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Friday, 2 December 2016

Why Magnesium Depletion Should Be Suspected In This Clinical Situation?

Hypokalemia is a common electrolyte disturbance usually encountered in hospitalized patients. The underlying etiologies are quite diverse. 

When evaluating a patient with hpokalemia you should always have an eye on serum magnesium (Mg ++), as  magnesium depletion can be a potential cause.

Magnesium depletion is a frequent cause of kaliuresis. Hypomagnesemia occurs in many conditions, such as digestive disorders: malabsorption syndrome, and diarrhea.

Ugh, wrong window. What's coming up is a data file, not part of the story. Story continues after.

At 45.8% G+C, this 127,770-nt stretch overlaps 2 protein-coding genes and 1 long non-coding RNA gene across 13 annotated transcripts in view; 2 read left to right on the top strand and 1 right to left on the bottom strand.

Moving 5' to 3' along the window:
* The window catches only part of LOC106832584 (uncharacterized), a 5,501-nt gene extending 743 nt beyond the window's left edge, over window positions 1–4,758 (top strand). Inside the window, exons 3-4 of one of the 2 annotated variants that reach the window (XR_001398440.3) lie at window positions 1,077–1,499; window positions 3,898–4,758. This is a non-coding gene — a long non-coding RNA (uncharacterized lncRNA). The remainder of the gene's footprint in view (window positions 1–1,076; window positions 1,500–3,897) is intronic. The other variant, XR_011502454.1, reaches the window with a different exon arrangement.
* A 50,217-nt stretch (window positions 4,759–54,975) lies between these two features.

Alcoholism also favors loss of magnesium. In those cases, hypokalemia and the persistent kaliuresis that follows the administration of K + may disappear with the Mg ++ supplement.

The Mg ion is essential for the activity of the Na + - K + ATPase, responsible for the active transport of potassium in the renal tubules. 
Its deficit favors intracellular depletion and urinary leakage of potassium. 
Depletion of Mg ++ also stimulates the secretion of renin and aldosterone, an additional source of potassium losses; and conversely, aldosterone antagonist spirolactone decreases potassium losses in Mg ++ depleted patients.

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